New Energy Economy, Tewa Women United, Earth Care, and others are drawing on MLK Jr and some inspirational words from his Beyond Vietnam: A Time to Break Silence speech to organize an urgent Climate March event. This post is devoted to this effort. The situation is urgent, the time is now. Read on and please share broadly.
As every week we seem ready to steam toward wars on different ends of the planet, it is hard not to be drawn into the seductive fear of what could happen. But how much of this is a well-planned distraction to divert our attention from the most imminent threat to our existence: climate change and the morally bankrupt leadership of this country that turns its back on science to embrace obscene short-term profits for a small segment of our population. Don’t these people have grandchildren? Are they willing to fuel their private jets and cavort across the planet sipping champagne and caviar while they essentially doom the planet and their grandchildren to futures we can only glimpse at in horrific films of the dissolution of society? It appears so, and in that context it is imperative we find ways to raise our voices and oppose this looming tragedy. In today’s post, we again turn to Dr. Martin Luther King Jr. for moral guidance. In Saturday’s blog, I will present options for action while also asking for reader input. With the GOP and climate deniers in firm control of Washington, it is hard to see a path, but a path must be found. And below you will find evidence that a path may exist by convincing the GOP that they can make more money on renewable energy than from fossil fuels. As with yesterday’s post, today we address climate justice through the eyes and words of MLK Jr. As with yesterday’s post, simply replace “Vietnam” with “climate change.”
But before diving into MLK, Jr., here is evidence that there are ways that states can advance renewable energy options even while Trump is eliminating controls on the fossil fuel industry. The state of Kentucky has announced plans to create a huge solar farm to harvest and distribute renewable energy on a large scale. Yes, Kentucky. Mitch McConnell land. Click here for the story. But Kentucky is now a leader in industrial hemp production and now is taking a lead in solar production. Why? It makes economic sense. We may not be able to convince deniers of the wisdom of investing in solar to protect the environment, but we may be able to do so to thicken their wallet. So if you despair about how powerless we now feel in the face of Trump and his manipulations and lies, take hope that the economics of energy are changing.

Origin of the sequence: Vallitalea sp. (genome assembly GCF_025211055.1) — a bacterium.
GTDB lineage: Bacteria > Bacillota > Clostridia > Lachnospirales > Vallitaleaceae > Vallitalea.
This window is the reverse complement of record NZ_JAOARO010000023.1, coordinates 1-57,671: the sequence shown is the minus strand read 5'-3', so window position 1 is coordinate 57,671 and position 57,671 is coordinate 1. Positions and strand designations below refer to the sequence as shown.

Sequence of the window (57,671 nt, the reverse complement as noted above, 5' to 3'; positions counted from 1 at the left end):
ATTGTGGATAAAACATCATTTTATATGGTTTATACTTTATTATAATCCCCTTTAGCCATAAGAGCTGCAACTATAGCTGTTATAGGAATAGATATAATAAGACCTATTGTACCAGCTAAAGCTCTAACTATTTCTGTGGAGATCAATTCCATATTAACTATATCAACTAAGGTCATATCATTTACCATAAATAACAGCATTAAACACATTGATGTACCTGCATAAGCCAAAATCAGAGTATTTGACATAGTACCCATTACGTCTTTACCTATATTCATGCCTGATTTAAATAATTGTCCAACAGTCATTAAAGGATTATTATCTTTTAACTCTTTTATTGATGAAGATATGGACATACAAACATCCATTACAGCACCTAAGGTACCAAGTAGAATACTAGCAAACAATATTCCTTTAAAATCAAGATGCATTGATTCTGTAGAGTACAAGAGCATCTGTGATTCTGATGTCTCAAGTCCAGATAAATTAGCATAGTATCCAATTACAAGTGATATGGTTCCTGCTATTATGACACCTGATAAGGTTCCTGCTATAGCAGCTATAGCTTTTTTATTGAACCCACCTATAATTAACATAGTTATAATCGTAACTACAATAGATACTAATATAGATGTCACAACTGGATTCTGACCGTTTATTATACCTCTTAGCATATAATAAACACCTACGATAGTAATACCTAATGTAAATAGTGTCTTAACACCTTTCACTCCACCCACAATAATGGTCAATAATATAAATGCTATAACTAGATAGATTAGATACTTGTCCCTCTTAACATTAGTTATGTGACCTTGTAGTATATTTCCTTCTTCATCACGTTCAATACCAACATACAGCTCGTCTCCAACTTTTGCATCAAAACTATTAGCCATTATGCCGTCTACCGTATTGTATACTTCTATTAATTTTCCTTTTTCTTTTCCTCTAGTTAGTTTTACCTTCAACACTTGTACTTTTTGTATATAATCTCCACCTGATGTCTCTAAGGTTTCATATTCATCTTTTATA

We may need to shift the argument from climate change to economics and energy choice, but it is incumbent upon us to identify strategies and opportunities and we can’t wait until 2020 to do so. So the City Different is staging the Climate March Different. Rather than marching in Santa Fe, we are convening to strategize. Identifying new opportunities and developing innovative strategies is the focal point of the Climate March Symposium to be held on Saturday, April 29, 3:30-6pm. Sponsored by New Energy Economy, Tewa Women United, Earth Care, Retake Our Democracy and other organizations, it will be a forum for discussion. If Kentucky can harvest the sun, so can New Mexico. Click here for more information on the Climate March Symposium.
Finally, before reading the threaded commentary on excerpts from MLK’s speech below, click here to read a short article and watch a remarkable video.It presents some very good advice on how to talk to conservatives about renewable energy. Produced by a Tea Party Environmental Activist (I didn’t make that up, she exists), Debbie Dooley presents a very interesting way to use Lakoff’s concept of reframing an issue, to penetrate those who won’t listen to you if you mention climate change. This could be among the most valuable resources we have for convincing the GOP to invest in renewable energy and a way to circumvent the closed ears of climate change deniers when we start speaking about climate change. This is a must read.
Dr. King: “When the issues at hand seem as perplexing as they often do in the case of this dreadful conflict, we are always on the verge of being mesmerized by uncertainty; but we must move on.” Clearly the issue is perplexing, but the solution is not a scientific puzzle and is not a capacity issue; it is a political issue that urgently needs a political solution.